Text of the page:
For day trippers, winter is a great time to visit Grand Canyon National Park’s South rim: there’s plenty of parking, visitor services are open, Hermit Road is open to private vehicles, and there’s still great shuttle service for those wanting to hike at least part of South Kaibab Trail.
We didn’t anticipate that the just-below-freezing overnight temperature would trip the low tire pressure warning in our rental car (from Las Vegas), so by the time we found a self-serve air pump station and topped up all four tires, we headed north from Flagstaff a good half hour later than planned.
We stopped briefly at the Village to use the public restrooms and and take in our first view of the Grand Canyon before heading off along Hermit Road.
Hermit’s Rest Road
Hermit Road is open to private vehicles just three months of the year: December, January and February. Otherwise, access to the nine viewpoints along this 11 km (7 mile) winding route is via shuttle bus. We visited in late January, so we enjoyed the opportunity to stop at the various viewpoints according to our own schedule, in some spots taking turns driving the rental vehicle to the next parking area while the other one walked a stretch of the Rim Trail.
Remnants of snow from earlier in the week gave the Grand Canyon a bit of a different look compared to our previous visit more than 10 years ago.
One thing we kept noticing is how many tourists ignored the safety railings installed at the viewpoints, aiming to get a “better” photo. And we were taken aback by the number of tourists who’d packed two or three shirts/sweaters/hats/pairs of sunglasses in order to get multiple photos that – thanks to wardrobe changes – would give them their pick of images for their Instagram/Facebook/other social media feeds! Is this a thing now?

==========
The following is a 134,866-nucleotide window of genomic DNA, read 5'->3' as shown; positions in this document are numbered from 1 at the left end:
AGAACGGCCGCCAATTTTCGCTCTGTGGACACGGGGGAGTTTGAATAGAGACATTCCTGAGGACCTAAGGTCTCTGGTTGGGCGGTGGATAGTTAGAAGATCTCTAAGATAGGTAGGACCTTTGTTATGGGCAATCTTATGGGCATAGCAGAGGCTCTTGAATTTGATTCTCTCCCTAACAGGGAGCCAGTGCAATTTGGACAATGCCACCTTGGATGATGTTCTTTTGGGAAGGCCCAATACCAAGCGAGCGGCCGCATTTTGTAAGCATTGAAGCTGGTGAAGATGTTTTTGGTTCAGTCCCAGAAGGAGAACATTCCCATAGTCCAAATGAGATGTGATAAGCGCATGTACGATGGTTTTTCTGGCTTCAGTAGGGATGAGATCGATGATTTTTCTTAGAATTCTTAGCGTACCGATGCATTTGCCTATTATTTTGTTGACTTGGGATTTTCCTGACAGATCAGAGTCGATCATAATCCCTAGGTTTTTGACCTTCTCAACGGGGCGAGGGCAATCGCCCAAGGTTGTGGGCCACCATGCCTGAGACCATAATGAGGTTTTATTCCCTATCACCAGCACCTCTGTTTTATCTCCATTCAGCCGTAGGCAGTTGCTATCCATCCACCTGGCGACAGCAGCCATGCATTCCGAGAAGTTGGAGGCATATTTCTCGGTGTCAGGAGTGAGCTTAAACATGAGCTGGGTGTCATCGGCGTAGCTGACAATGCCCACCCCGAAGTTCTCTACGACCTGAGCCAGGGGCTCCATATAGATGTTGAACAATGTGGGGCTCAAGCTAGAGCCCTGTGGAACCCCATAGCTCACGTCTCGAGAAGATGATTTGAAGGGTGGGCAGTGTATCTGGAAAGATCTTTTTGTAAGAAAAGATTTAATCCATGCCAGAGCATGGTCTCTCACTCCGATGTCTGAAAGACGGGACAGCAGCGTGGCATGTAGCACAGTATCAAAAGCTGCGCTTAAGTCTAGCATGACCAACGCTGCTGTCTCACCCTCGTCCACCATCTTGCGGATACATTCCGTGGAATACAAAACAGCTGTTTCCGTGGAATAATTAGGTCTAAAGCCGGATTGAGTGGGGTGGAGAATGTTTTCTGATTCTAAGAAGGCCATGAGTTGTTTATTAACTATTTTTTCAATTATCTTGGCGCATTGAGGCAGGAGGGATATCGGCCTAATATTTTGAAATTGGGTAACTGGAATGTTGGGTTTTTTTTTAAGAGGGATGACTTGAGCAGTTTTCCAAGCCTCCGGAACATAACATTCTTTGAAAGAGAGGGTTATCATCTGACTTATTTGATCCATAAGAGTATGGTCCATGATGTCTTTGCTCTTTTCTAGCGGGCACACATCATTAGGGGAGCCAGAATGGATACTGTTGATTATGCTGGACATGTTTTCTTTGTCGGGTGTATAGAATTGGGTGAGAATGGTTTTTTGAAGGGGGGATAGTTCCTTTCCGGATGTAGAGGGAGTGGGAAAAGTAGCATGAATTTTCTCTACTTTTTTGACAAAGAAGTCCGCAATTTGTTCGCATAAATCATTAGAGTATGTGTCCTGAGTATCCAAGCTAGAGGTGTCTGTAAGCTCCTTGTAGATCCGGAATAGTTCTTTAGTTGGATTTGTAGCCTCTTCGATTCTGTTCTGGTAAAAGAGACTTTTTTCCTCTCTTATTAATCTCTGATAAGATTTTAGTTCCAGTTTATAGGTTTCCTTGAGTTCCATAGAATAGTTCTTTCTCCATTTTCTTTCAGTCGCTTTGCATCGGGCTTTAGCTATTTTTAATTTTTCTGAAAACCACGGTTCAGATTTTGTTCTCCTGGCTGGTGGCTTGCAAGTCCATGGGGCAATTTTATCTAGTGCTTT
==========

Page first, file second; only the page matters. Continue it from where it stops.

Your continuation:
Once I remembered that safety railings are actually few and far between, I reined in my impulse to judge those who ignored them. I also never ventured as near to the edge as Mr GeoK, who has always been much more comfortable with heights than I am!!
While photos that attempt to convey the vast depth and breadth of the Grand Canyon are the most natural subject matter at this natural wonder of the world, I tried to change things up a bit by incorporating vegetation as a natural frame.
Just as we learned about borax mining at Death Valley National Park, we learned about uranium mining in the Grand Canyon thanks to signage about the short-lived Canyon Mine. Here, Mr. GeoK turns back from looking down at abandoned mine equipment.
It was late morning by the time we reached the end of the road and parked at Hermit’s Rest, where we spent a bit of time browsing in the gift shop before retracing our route back to the Village and beyond, to the Grand Canyon Visitor Center where we ate our packed lunch in the parking lot. Our vehicle windows were rolled up against the cool temperature, but that didn’t stop a habituated raven from perching on the adjacent vehicle hood and waiting for a tidbit or two. It eventually gave up and flew away!